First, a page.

The U.N. General Assembly today voted 104 to 18 to demand withdrawal of foreign troops from Afghanistan, dealing the Soviet Union its most stunning diplomatic defeat since the world condemned its 1956 invasion of Hungary.

Those voting against the resolution for withdrawal included only what one startled observer called the "inner circle" of countries overtly in the Soviet camp. The only "no" vote outside the recognized communist world came from the Caribbean island of Greneda.

Another 18 delegations of the 148 eligible to cast ballets abstained. They included Algeria, the Congo, Finland, Nicaragua, Madagascar, Syria and Zambia.

Today's vote came less than two weeks after a group of 53 nations, including the United States, requested a Security Council meeting on last month's invasion. On Jan. 7, the Soviet Union vetoed a council resolution demanding its withdrawal from Afghanistan, leading to a call for a special emergency assembly session.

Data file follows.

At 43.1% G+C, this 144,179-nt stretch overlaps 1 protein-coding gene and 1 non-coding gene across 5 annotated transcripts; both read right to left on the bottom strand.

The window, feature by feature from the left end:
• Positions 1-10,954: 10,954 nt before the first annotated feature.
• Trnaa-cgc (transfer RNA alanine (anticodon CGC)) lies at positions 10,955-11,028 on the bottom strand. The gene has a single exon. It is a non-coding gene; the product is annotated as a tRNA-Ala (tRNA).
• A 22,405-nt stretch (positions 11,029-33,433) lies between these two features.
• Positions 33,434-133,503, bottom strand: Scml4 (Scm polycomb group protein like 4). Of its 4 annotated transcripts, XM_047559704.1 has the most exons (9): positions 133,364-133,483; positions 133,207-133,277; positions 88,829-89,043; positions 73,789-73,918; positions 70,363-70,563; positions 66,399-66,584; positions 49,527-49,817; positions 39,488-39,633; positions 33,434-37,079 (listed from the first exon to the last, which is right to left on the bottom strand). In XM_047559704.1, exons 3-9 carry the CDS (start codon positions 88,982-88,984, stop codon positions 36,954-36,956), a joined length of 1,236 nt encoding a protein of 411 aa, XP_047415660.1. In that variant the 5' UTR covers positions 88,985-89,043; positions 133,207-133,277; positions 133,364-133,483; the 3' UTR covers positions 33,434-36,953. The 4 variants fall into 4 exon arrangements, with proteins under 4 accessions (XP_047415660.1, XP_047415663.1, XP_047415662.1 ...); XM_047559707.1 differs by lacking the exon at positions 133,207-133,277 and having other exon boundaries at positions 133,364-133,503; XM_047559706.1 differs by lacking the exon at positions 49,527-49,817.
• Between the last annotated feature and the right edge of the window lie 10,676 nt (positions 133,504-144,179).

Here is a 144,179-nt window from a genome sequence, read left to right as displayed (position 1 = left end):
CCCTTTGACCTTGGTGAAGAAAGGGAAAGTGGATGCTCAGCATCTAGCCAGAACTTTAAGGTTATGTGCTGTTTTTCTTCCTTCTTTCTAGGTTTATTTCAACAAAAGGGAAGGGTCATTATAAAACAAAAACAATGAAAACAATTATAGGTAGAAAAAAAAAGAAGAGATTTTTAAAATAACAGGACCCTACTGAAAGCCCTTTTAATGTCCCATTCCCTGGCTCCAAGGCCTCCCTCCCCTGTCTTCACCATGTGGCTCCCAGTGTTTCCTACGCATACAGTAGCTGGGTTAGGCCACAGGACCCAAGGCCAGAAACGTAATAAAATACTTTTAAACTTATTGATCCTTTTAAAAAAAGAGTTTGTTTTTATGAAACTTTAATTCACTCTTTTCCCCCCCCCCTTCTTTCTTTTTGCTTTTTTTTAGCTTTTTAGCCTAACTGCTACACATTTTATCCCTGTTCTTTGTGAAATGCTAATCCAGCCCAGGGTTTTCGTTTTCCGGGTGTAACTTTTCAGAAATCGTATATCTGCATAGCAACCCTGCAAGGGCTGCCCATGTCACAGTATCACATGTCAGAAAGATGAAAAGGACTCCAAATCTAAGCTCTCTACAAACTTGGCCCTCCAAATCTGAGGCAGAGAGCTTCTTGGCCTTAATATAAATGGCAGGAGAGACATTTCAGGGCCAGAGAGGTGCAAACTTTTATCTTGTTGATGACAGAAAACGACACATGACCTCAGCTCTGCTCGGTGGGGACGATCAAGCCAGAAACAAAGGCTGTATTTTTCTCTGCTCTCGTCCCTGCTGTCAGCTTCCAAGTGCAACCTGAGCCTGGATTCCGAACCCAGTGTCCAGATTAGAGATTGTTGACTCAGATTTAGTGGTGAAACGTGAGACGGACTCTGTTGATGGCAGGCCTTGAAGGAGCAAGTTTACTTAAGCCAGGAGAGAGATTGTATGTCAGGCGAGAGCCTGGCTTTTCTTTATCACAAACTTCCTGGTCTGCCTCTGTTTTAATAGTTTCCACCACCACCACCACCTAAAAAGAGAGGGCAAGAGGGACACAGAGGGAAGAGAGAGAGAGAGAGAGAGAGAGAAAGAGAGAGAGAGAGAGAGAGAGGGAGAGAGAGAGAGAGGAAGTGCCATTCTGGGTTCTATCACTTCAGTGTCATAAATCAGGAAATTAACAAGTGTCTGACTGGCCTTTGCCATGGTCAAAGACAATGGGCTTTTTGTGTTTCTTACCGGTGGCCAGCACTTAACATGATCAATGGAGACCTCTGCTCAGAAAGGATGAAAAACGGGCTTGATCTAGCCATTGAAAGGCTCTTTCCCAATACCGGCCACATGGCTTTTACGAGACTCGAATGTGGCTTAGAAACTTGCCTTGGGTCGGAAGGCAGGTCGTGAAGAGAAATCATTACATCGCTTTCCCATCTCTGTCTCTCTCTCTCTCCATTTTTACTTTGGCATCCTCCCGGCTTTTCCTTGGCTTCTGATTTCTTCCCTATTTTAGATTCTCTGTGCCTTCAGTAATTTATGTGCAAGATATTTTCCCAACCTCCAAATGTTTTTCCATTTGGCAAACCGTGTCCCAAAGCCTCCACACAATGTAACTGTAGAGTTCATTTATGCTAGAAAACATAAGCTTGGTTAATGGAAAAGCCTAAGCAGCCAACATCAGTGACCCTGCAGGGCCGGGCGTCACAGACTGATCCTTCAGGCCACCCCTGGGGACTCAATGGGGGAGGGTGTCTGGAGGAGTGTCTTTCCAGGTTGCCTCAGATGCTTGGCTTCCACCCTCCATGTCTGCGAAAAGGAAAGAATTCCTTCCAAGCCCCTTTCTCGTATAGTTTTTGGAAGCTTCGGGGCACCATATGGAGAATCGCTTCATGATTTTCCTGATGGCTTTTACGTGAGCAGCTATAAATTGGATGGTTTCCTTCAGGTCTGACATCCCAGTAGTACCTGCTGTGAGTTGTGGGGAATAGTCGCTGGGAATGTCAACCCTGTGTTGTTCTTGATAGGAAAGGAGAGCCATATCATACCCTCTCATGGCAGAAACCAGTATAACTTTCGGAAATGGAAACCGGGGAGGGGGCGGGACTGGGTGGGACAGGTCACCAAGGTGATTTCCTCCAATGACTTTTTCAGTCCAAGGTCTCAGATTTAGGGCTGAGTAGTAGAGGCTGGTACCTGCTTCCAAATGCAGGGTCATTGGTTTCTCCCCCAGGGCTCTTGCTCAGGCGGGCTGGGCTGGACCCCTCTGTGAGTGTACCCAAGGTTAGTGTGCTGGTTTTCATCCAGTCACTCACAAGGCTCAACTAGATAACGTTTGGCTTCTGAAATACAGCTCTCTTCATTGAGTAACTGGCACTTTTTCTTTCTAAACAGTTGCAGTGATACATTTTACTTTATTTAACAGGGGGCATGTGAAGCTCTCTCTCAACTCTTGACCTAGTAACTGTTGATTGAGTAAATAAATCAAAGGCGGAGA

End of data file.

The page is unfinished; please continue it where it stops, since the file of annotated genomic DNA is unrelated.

The special emergency provision, invoked only six times in the United Nation's 34-year history, allows no veto. Today's resolution received more than the two-thirds majority necessary for passage of questions affecting international peace and security.

Diplomats acknowledged that the resolution, sponsored by 24 Third World nations, contains no direct provision for enforcement and is unlikely to result in the removal of any of the Soviet Union's estimated 85,000 troops now in Afghanistan.

But several open-ended clauses -- calling for the issue to be returned to the Security Council "to consider" ways to help implement the resolution and arging members to help bring about "the voluntary return of the Afghan refugees to their homes" -- may enable further action.

In four days of assembly debate beginning last Thursday, at least 75 nations spoke on the issue. Many nations traditionally friendly to the Soviets said they had difficulty supporting the invasion.

Among the most surprising speeches was that of Cuban Ambassador Raul Roa, who today called the situation a "historical dilemma." Although he voted against the resolution, Rosa acknowledged that Cuba had "highly esteemed friends" who honestly believe this exercise is concerned with . . . the independence and sovereignty of peoples."